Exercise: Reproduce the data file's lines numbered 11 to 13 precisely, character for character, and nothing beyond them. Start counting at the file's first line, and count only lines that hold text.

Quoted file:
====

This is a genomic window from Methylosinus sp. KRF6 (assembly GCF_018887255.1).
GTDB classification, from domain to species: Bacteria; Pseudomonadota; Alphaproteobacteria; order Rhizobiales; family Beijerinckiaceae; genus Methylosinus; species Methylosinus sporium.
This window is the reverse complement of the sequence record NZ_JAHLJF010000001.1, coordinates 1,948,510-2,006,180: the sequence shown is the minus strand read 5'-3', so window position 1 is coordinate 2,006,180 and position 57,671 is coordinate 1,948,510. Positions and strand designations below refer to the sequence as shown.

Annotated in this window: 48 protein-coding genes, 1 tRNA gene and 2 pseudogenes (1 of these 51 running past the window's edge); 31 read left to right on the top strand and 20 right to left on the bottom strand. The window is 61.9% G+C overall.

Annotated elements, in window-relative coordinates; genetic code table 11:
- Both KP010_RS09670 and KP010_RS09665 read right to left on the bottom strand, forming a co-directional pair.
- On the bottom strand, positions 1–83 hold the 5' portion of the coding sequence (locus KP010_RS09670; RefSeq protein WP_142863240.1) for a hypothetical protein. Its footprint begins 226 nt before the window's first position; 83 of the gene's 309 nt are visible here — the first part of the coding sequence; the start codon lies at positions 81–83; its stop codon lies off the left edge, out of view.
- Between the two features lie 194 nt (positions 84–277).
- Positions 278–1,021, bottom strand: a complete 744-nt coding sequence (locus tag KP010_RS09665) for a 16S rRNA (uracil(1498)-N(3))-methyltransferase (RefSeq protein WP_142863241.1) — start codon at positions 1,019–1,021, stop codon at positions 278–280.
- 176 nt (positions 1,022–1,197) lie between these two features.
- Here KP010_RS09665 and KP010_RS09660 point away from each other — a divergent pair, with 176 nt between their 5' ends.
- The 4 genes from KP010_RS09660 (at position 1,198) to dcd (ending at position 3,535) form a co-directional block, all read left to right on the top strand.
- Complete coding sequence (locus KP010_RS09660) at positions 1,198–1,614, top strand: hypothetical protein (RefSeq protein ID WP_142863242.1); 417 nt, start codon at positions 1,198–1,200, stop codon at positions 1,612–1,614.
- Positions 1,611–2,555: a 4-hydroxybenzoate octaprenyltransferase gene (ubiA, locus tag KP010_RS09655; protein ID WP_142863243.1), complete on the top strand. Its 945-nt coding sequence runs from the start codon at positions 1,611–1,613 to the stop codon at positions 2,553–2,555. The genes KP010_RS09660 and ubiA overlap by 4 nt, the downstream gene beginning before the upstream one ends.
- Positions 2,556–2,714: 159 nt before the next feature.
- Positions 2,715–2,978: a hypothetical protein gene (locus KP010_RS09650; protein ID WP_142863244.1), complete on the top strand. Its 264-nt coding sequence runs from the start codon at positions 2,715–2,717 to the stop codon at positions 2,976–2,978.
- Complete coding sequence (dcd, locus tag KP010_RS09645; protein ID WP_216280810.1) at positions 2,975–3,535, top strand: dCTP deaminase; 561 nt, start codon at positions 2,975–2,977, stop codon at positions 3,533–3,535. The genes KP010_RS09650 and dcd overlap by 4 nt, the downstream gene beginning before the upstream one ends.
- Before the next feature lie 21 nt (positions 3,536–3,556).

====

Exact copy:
- Here KP010_RS09665 and KP010_RS09660 point away from each other — a divergent pair, with 176 nt between their 5' ends.
- The 4 genes from KP010_RS09660 (at position 1,198) to dcd (ending at position 3,535) form a co-directional block, all read left to right on the top strand.
- Complete coding sequence (locus KP010_RS09660) at positions 1,198–1,614, top strand: hypothetical protein (RefSeq protein ID WP_142863242.1); 417 nt, start codon at positions 1,198–1,200, stop codon at positions 1,612–1,614.